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Dynamic Characteristics of Silver Nanoparticles in Physiological Fluids: Toxicological Implications

Braydich-Stolle, Laura K., Breitner, Emily K., Comfort, Kristen K., Schlager, John J., Hussain, Saber M.
Langmuir 2014 v.30 no.50 pp. 15309-15316
breathing, coatings, cytotoxicity, extracellular fluids, inflammation, macrophages, models, nanomaterials, occupational exposure, phagocytosis, physicochemical properties, silver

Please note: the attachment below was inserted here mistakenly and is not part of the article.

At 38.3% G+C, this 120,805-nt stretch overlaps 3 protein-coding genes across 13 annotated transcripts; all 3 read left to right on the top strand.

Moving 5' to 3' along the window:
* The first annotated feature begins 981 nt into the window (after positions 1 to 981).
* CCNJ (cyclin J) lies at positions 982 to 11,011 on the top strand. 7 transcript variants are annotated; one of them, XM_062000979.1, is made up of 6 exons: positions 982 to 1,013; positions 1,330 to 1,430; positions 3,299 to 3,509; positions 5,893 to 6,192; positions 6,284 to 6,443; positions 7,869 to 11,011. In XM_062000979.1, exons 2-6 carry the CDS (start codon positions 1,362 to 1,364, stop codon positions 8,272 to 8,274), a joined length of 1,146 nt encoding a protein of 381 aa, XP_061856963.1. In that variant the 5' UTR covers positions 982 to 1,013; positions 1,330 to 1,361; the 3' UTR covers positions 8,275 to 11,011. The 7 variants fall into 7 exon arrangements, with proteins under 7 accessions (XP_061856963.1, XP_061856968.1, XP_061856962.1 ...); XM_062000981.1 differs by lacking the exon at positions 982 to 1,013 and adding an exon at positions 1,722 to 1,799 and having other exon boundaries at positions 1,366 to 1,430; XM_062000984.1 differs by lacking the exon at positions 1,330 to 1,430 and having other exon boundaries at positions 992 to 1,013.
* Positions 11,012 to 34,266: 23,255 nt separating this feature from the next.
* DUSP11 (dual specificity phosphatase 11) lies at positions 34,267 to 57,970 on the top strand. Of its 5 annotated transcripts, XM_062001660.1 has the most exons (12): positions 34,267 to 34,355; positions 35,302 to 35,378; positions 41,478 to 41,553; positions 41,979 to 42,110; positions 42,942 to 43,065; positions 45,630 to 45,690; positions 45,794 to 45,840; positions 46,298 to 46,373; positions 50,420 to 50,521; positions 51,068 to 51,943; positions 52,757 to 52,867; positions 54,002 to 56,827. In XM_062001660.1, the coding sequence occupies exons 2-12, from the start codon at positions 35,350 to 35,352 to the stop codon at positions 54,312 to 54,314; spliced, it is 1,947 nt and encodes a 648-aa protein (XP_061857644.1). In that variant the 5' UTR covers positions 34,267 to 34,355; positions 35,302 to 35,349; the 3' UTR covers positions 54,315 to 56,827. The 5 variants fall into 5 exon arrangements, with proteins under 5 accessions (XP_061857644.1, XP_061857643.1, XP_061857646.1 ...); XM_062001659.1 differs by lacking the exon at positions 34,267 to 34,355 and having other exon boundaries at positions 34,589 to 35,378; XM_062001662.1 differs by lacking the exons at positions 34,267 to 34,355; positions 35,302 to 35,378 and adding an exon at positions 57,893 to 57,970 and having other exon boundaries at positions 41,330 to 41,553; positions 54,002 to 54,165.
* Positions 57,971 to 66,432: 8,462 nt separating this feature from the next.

The field of nanotoxicology has made tremendous progress identifying novel and potentially adverse biological effects following nanomaterial (NM) exposure. However, one facet yet to be satisfactorily explored is how a physiological environment modifies NM physicochemical properties, thus introducing novel complexities associated with solid phase material exposures. In this study, artificial alveolar, lysosomal, and interstitial fluids were used to identify environmental-specific modulations to the properties and behavior of hydrocarbon-coated (Ag–HC) and polysaccharide-coated (Ag–PS) silver NMs. As inhalation is a common route of exposure, an alveolar macrophage cell model with deposition dosages representing approximately 2.5 months and 10 years of occupational exposure (0.5 and 25 ng/mL, respectively) were employed. Following dispersion in the artificial fluids, the Ag–HC and Ag–PS NMs demonstrated significant alterations to morphology, aggregation patterns, and particle reactivity. However, the Ag–PS also demonstrated a loss of particle coating, which elicited increased cytotoxicity, phagocytosis, and inflammation not associated with the original Ag–PS. This study demonstrated that in a physiological system NMs undergo considerable modulation, introducing a scenario where the toxicity of NMs may increase over time due to internal bioconditions. These findings highlight the critical influence that the dynamic and insoluble nature of NMs have on bioeffects and the importance of characterizing this behavior.